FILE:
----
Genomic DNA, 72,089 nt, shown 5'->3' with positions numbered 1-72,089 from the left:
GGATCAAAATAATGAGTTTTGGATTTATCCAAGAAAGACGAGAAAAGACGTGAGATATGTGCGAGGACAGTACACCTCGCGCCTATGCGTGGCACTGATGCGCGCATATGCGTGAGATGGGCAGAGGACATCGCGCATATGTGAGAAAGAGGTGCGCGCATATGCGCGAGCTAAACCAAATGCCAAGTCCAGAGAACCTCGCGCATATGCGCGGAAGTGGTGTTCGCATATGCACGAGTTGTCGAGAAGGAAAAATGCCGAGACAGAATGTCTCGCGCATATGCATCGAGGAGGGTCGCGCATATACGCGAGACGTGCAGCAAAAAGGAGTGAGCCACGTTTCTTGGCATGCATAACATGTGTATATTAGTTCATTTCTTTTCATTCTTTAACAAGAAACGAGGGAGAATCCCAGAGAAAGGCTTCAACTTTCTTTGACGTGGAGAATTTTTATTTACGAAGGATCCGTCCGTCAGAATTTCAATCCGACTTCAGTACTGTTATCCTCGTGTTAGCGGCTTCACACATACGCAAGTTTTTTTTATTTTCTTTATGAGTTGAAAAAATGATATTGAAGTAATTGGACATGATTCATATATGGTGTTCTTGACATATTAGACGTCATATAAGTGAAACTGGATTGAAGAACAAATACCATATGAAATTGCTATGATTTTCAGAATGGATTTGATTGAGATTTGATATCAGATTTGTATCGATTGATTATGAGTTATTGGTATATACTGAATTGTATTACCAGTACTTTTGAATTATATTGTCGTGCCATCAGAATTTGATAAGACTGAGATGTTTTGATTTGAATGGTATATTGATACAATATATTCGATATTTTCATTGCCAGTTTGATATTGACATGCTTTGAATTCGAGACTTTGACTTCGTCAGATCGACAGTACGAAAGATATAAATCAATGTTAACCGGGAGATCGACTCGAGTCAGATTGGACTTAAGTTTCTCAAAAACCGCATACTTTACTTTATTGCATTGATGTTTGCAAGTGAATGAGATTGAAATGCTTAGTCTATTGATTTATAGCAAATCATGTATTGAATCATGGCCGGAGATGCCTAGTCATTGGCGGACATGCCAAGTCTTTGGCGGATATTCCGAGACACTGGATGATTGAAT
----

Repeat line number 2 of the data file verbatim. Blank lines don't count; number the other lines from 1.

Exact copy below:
GGATCAAAATAATGAGTTTTGGATTTATCCAAGAAAGACGAGAAAAGACGTGAGATATGTGCGAGGACAGTACACCTCGCGCCTATGCGTGGCACTGATGCGCGCATATGCGTGAGATGGGCAGAGGACATCGCGCATATGTGAGAAAGAGGTGCGCGCATATGCGCGAGCTAAACCAAATGCCAAGTCCAGAGAACCTCGCGCATATGCGCGGAAGTGGTGTTCGCATATGCACGAGTTGTCGAGAAGGAAAAATGCCGAGACAGAATGTCTCGCGCATATGCATCGAGGAGGGTCGCGCATATACGCGAGACGTGCAGCAAAAAGGAGTGAGCCACGTTTCTTGGCATGCATAACATGTGTATATTAGTTCATTTCTTTTCATTCTTTAACAAGAAACGAGGGAGAATCCCAGAGAAAGGCTTCAACTTTCTTTGACGTGGAGAATTTTTATTTACGAAGGATCCGTCCGTCAGAATTTCAATCCGACTTCAGTACTGTTATCCTCGTGTTAGCGGCTTCACACATACGCAAGTTTTTTTTATTTTCTTTATGAGTTGAAAAAATGATATTGAAGTAATTGGACATGATTCATATATGGTGTTCTTGACATATTAGACGTCATATAAGTGAAACTGGATTGAAGAACAAATACCATATGAAATTGCTATGATTTTCAGAATGGATTTGATTGAGATTTGATATCAGATTTGTATCGATTGATTATGAGTTATTGGTATATACTGAATTGTATTACCAGTACTTTTGAATTATATTGTCGTGCCATCAGAATTTGATAAGACTGAGATGTTTTGATTTGAATGGTATATTGATACAATATATTCGATATTTTCATTGCCAGTTTGATATTGACATGCTTTGAATTCGAGACTTTGACTTCGTCAGATCGACAGTACGAAAGATATAAATCAATGTTAACCGGGAGATCGACTCGAGTCAGATTGGACTTAAGTTTCTCAAAAACCGCATACTTTACTTTATTGCATTGATGTTTGCAAGTGAATGAGATTGAAATGCTTAGTCTATTGATTTATAGCAAATCATGTATTGAATCATGGCCGGAGATGCCTAGTCATTGGCGGACATGCCAAGTCTTTGGCGGATATTCCGAGACACTGGATGATTGAAT